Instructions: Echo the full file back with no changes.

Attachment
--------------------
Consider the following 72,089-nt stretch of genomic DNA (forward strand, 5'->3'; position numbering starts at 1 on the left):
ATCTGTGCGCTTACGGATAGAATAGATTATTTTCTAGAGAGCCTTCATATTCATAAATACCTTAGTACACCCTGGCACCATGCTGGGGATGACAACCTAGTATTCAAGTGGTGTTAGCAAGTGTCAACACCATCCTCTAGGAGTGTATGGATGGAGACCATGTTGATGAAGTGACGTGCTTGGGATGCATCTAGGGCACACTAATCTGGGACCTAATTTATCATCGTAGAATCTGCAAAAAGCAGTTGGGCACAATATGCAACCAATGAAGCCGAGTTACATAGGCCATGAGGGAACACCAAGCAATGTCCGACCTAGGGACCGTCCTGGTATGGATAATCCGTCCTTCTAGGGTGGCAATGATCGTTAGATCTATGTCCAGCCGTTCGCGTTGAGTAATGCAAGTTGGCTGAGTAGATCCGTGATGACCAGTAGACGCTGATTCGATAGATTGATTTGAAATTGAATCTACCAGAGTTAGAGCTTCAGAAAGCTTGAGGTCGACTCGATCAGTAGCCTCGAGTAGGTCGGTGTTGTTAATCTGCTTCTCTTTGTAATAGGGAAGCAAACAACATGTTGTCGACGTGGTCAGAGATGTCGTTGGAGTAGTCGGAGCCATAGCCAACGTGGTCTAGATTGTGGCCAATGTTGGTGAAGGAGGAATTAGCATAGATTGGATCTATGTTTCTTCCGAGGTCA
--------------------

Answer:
Consider the following 72,089-nt stretch of genomic DNA (forward strand, 5'->3'; position numbering starts at 1 on the left):
ATCTGTGCGCTTACGGATAGAATAGATTATTTTCTAGAGAGCCTTCATATTCATAAATACCTTAGTACACCCTGGCACCATGCTGGGGATGACAACCTAGTATTCAAGTGGTGTTAGCAAGTGTCAACACCATCCTCTAGGAGTGTATGGATGGAGACCATGTTGATGAAGTGACGTGCTTGGGATGCATCTAGGGCACACTAATCTGGGACCTAATTTATCATCGTAGAATCTGCAAAAAGCAGTTGGGCACAATATGCAACCAATGAAGCCGAGTTACATAGGCCATGAGGGAACACCAAGCAATGTCCGACCTAGGGACCGTCCTGGTATGGATAATCCGTCCTTCTAGGGTGGCAATGATCGTTAGATCTATGTCCAGCCGTTCGCGTTGAGTAATGCAAGTTGGCTGAGTAGATCCGTGATGACCAGTAGACGCTGATTCGATAGATTGATTTGAAATTGAATCTACCAGAGTTAGAGCTTCAGAAAGCTTGAGGTCGACTCGATCAGTAGCCTCGAGTAGGTCGGTGTTGTTAATCTGCTTCTCTTTGTAATAGGGAAGCAAACAACATGTTGTCGACGTGGTCAGAGATGTCGTTGGAGTAGTCGGAGCCATAGCCAACGTGGTCTAGATTGTGGCCAATGTTGGTGAAGGAGGAATTAGCATAGATTGGATCTATGTTTCTTCCGAGGTCA